Researchers are working on a promising approach for treatment of chronic kidney disease by regeneration of damaged tissues using therapeutic cells.
By harnessing the unique properties of human amniotic fluid-derived stem cells, the team, from the Wake Forest Institute for Regenerative Medicine (WFIRM), showed that the cells could potentially help recover organ function in a pre-clinical model of kidney disease.
"Our results indicate that this type of stem cell could be used as an off the shelf universal cell source and may provide an alternative therapeutic strategy for patients suffering from this chronic and debilitating disease," said senior author James J. Yoo, Professor at the WFIRM, US
According to researchers, amniotic fluid-derived stem cells can be used as a universal cell source because they have the ability to become different cell types and are anti-inflammatory, making them a potential source for regeneration.
Unlike pluripotent and adult stem cells, amniotic fluid-derived stem cells are not as likely to provoke an immune system response. Additionally, their use does not lead to risks of tumours or ethical concerns, they added.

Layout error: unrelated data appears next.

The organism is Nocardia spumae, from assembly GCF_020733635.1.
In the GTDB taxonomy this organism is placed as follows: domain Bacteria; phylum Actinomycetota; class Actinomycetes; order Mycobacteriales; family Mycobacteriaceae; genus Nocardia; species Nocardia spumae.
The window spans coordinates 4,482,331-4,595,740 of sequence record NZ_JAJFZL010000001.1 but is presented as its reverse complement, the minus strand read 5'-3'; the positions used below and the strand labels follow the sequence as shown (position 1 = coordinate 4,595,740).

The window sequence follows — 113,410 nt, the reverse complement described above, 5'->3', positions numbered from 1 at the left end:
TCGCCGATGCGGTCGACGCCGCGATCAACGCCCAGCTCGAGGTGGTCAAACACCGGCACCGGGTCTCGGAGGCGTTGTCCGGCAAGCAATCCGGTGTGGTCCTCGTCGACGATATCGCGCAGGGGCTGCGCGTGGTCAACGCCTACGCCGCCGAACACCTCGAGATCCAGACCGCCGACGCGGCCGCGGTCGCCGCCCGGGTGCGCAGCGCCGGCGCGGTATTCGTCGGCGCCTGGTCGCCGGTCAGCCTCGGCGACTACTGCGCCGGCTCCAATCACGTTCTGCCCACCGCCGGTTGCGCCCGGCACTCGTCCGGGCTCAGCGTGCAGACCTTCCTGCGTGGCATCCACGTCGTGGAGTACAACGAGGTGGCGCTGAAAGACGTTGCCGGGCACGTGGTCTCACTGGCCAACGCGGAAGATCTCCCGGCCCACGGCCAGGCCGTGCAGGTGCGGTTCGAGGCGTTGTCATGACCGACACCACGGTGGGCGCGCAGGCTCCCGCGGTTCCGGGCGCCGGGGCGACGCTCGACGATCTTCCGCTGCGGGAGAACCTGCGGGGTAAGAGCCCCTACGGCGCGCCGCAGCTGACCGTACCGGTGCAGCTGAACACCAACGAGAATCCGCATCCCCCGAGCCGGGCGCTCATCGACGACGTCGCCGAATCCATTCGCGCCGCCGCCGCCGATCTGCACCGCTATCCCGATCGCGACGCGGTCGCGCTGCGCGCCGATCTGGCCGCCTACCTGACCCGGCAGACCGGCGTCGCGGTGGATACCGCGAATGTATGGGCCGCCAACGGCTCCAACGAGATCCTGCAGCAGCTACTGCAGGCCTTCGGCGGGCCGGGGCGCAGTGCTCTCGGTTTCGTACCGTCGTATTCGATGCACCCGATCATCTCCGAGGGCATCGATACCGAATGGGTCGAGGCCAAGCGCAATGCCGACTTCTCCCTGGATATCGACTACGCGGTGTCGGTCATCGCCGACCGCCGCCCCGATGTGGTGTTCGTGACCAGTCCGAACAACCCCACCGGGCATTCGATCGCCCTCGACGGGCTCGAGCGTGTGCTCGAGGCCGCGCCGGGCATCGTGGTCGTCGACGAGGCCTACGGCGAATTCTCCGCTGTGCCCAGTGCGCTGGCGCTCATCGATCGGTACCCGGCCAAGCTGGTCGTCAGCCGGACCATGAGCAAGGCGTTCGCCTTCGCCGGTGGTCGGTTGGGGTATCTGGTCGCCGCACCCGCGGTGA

For the study, published in the journal Tissue Engineering Part A, the team found that amniotic fluid stem cells injected into a diseased kidney in a pre-clinical model led to improvement of kidney function based on measured waste levels after 10 weeks.
Biopsy findings showed reduced damage to the cluster of capillaries where waste products are filtered from the blood.
"Our studies demonstrate that treatment with amniotic fluid stem cells had positive effects on functional improvement and structural recovery of the kidney," said co-author Anthony Atala, from the institution.